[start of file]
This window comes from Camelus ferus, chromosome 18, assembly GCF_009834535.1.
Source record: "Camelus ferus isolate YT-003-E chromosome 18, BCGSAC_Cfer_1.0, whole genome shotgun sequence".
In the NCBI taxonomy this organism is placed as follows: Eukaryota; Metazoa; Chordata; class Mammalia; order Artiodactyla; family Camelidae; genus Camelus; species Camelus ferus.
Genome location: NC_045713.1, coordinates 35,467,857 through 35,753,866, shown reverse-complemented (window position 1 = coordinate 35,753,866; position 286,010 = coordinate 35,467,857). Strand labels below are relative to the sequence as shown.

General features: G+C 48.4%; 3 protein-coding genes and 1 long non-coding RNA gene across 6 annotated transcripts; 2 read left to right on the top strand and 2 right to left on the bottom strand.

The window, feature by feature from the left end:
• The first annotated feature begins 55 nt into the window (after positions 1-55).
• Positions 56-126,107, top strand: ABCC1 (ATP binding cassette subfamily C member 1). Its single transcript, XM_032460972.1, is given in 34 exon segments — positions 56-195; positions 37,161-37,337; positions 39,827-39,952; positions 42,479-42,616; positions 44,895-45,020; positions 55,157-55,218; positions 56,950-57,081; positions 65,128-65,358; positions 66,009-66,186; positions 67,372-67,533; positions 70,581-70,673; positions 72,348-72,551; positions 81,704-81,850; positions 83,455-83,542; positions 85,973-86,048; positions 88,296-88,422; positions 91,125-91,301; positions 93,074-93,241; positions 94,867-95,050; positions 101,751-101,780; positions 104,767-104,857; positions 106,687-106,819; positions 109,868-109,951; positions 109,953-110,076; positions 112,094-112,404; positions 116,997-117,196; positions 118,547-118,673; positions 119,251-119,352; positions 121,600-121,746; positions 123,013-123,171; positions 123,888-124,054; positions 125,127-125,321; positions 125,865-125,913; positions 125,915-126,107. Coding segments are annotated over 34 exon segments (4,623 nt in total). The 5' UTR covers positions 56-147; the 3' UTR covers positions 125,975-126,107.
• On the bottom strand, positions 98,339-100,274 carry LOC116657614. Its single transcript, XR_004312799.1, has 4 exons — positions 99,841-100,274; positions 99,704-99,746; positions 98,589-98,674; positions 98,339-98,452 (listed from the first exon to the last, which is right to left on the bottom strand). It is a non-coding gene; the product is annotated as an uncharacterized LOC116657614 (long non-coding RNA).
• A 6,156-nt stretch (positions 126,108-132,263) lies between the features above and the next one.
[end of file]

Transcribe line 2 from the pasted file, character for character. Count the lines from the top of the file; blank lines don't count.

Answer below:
Source record: "Camelus ferus isolate YT-003-E chromosome 18, BCGSAC_Cfer_1.0, whole genome shotgun sequence".